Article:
(5) making a formal renunciation of nationality before a diplomatic or consular officer of the United States in a foreign state, in such form as may be prescribed by the Secretary of State; or
(6) making in the United States a formal written renunciation of nationality in such form as may be prescribed by, and before such officer as may be designated by, the Attorney General, whenever the United States shall be in a state of war and the Attorney General shall approve such renunciation as not contrary to the interests of national defense; or
(7) committing any act of treason against, or attempting by force to overthrow, or bearing arms against, the United States, violating or conspiring to violate any of the provisions of section 2383 of title 18, or willfully performing any act in violation of section 2385 of title 18, or violating section 2384 of title 18 by engaging in a conspiracy to overthrow, put down, or to destroy by force the Government of the United States, or to levy war against them, if and when he is convicted thereof by a court martial or by a court of competent jurisdiction.

(Methods (1), (2), (3), (4) and (5) are common ways of relinquishing U.S. citizenship. Methods (6) and (7) are less common. Notice that “renunciation” is a form of relinquishment that does require the assistance of a “consular or diplomatic officer” of the United States. Most of other forms of relinquishment may be performed independently.)

Let’s focus on (2) which reads:

(2) taking an oath or making an affirmation or other formal declaration of allegiance to a foreign state or a political subdivision thereof, after having attained the age of eighteen years;

It appears that Ms. Osaka’s “choosing Japanese citizenship” under Japanese law would, IF performed with the INTENTION OF RELINQUISHING U.S. citizenship, result in a relinquishment of her U.S. citizenship. The administrative procedure of “choosing Japanese citizenship” under Japanese law does not necessarily constitute the “intention to relinquish U.S. citizenship under U.S. law. Only Ms. Osaka would know whether she intended to relinquish U.S. citizenship or not.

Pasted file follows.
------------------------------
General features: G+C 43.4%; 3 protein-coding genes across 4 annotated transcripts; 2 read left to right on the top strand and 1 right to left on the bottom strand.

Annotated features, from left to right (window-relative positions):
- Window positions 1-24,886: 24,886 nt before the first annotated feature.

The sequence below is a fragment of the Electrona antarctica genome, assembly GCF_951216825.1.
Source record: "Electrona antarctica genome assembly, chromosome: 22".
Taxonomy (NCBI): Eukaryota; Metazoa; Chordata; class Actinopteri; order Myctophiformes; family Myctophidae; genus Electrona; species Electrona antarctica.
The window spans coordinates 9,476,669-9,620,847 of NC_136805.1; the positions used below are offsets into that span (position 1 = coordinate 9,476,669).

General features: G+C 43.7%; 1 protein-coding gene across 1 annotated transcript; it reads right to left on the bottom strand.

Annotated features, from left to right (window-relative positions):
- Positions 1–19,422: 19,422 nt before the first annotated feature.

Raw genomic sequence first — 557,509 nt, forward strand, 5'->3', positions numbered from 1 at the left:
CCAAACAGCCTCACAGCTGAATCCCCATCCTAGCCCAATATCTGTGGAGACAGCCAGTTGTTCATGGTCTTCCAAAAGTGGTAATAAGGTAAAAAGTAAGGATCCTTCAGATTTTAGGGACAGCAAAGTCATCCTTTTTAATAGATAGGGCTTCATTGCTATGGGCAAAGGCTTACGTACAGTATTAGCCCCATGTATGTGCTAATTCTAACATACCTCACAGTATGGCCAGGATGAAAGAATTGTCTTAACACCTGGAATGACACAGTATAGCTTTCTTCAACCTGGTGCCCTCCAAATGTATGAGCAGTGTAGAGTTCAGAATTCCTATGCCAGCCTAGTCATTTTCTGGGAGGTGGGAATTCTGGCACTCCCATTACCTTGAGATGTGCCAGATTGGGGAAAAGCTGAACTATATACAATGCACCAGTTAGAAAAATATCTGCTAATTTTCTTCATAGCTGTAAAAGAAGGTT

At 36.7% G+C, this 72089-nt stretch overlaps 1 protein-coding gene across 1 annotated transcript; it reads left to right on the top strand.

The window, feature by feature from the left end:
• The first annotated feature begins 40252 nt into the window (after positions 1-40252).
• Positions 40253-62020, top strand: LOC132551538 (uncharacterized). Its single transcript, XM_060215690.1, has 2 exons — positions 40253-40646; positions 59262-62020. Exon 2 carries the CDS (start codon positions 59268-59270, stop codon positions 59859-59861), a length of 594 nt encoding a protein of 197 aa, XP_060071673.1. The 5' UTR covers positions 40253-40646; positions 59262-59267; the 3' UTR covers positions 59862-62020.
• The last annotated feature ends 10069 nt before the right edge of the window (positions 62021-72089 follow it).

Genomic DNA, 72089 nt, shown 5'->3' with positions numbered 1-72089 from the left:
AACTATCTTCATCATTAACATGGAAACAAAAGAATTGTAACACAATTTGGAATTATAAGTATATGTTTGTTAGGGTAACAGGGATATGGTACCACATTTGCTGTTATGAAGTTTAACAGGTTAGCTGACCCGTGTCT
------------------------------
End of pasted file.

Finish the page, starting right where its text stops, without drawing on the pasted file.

In summary:

1. “Choosing Japanese citizenship” under Japanese law does NOT automatically result in a relinquishment of U.S. citizenship; but

2. If Ms. Osaka’s intention was to relinquish U.S. citizenship by “choosing Japanese citizenship” then and only then would does “choosing Japanese citizenship” mean that she has relinquished U.S. citizenship.

Only Ms. Osaka knows for sure!

Part 5 – Relinquishment of U.S. citizenship and the U.S. Expatriation Tax

It is possible that by “choosing Japanese citizenship” that Ms. Osaka will relinquish her U.S. citizenship. In a FATCA, FBAR and citizenship-based taxation world, many Americans are relinquishing U.S. citizenship. Ms. Osaka will (presumably) be a high income individual. I assume that she is receiving competent legal and tax advice. The United States has – pursuant to Internal Revenue Code 877A – the most draconian expatriation taxes in the history of the world. She is young enough so that she can look forward to wealth taxes. Therefore, Ms. Osaka should seriously consider relinquishing U.S. citizenship. The question is when and how.

Assuming that Ms. Osaka is a dual citizen from birth, she can potentially take advantage of the “dual citizen from birth” exception to the Expatriation tax rules.

But,that question is for another day and another post.

Have a question? Contact John Richardson.

 

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The Reality of U.S. Citizenship Abroad

My name is John Richardson. I am a dual citizen. I am a lawyer – member of the Bar of Ontario. This means that, any counselling session you have with me will be governed by the rules of “lawyer client” privilege. This means that:

“What’s said in my office, stays in my office.”

I am also a member of the American Citizens Abroad Professional Tax Advisory Council (PTAC). This is an advisory panel focused on assisting American Citizens Abroad in an FBAR and FATCA world.

The U.S. imposes complex rules and life restrictions on its citizens wherever they live. These restrictions are becoming more and more difficult for those U.S. citizens who choose to live outside the United States.

FATCA is the mechanism to enforce those “complex rules and life restrictions” on Americans abroad. As a result, many U.S. citizens abroad are renouncing their U.S. citizenship. Although this is very sad. It is also the reality.